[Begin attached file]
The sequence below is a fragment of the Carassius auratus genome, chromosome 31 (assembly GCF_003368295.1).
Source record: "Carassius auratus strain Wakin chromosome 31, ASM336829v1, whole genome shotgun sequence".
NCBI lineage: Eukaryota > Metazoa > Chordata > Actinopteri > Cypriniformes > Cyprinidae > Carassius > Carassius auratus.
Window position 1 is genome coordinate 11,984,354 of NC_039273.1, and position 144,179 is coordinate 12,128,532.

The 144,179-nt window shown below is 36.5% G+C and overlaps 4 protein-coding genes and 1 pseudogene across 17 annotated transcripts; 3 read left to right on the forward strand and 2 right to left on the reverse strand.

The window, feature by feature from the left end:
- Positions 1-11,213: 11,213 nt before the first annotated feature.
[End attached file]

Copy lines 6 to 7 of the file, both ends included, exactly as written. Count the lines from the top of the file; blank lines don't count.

The window, feature by feature from the left end:
- Positions 1-11,213: 11,213 nt before the first annotated feature.